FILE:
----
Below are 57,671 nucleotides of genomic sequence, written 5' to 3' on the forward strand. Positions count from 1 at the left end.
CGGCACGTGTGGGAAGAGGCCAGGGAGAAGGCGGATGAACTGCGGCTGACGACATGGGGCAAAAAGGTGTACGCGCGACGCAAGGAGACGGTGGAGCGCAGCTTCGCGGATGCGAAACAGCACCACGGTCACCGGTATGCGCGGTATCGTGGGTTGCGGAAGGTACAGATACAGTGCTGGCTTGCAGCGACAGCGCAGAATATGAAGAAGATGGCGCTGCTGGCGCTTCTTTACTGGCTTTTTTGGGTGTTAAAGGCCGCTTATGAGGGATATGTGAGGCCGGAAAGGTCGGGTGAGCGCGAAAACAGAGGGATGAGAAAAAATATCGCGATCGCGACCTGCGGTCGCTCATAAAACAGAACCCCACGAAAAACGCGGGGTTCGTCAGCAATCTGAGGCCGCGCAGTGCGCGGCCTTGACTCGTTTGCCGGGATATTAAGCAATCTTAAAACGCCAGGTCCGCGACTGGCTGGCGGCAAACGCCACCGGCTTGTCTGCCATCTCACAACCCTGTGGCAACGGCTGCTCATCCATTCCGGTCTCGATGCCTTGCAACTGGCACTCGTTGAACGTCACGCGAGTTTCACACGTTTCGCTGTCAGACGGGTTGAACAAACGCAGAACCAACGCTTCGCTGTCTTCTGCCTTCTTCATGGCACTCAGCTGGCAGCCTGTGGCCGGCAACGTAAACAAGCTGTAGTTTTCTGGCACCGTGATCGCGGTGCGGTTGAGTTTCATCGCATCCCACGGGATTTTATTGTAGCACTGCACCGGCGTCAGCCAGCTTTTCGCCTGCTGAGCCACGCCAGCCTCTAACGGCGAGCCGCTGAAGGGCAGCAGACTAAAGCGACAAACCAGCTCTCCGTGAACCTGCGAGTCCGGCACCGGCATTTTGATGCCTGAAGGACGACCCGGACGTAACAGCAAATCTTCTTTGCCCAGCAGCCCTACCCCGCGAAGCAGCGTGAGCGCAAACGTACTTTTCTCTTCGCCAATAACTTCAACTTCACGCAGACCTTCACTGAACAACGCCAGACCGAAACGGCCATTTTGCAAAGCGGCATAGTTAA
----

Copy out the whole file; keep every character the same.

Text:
Below are 57,671 nucleotides of genomic sequence, written 5' to 3' on the forward strand. Positions count from 1 at the left end.
CGGCACGTGTGGGAAGAGGCCAGGGAGAAGGCGGATGAACTGCGGCTGACGACATGGGGCAAAAAGGTGTACGCGCGACGCAAGGAGACGGTGGAGCGCAGCTTCGCGGATGCGAAACAGCACCACGGTCACCGGTATGCGCGGTATCGTGGGTTGCGGAAGGTACAGATACAGTGCTGGCTTGCAGCGACAGCGCAGAATATGAAGAAGATGGCGCTGCTGGCGCTTCTTTACTGGCTTTTTTGGGTGTTAAAGGCCGCTTATGAGGGATATGTGAGGCCGGAAAGGTCGGGTGAGCGCGAAAACAGAGGGATGAGAAAAAATATCGCGATCGCGACCTGCGGTCGCTCATAAAACAGAACCCCACGAAAAACGCGGGGTTCGTCAGCAATCTGAGGCCGCGCAGTGCGCGGCCTTGACTCGTTTGCCGGGATATTAAGCAATCTTAAAACGCCAGGTCCGCGACTGGCTGGCGGCAAACGCCACCGGCTTGTCTGCCATCTCACAACCCTGTGGCAACGGCTGCTCATCCATTCCGGTCTCGATGCCTTGCAACTGGCACTCGTTGAACGTCACGCGAGTTTCACACGTTTCGCTGTCAGACGGGTTGAACAAACGCAGAACCAACGCTTCGCTGTCTTCTGCCTTCTTCATGGCACTCAGCTGGCAGCCTGTGGCCGGCAACGTAAACAAGCTGTAGTTTTCTGGCACCGTGATCGCGGTGCGGTTGAGTTTCATCGCATCCCACGGGATTTTATTGTAGCACTGCACCGGCGTCAGCCAGCTTTTCGCCTGCTGAGCCACGCCAGCCTCTAACGGCGAGCCGCTGAAGGGCAGCAGACTAAAGCGACAAACCAGCTCTCCGTGAACCTGCGAGTCCGGCACCGGCATTTTGATGCCTGAAGGACGACCCGGACGTAACAGCAAATCTTCTTTGCCCAGCAGCCCTACCCCGCGAAGCAGCGTGAGCGCAAACGTACTTTTCTCTTCGCCAATAACTTCAACTTCACGCAGACCTTCACTGAACAACGCCAGACCGAAACGGCCATTTTGCAAAGCGGCATAGTTAA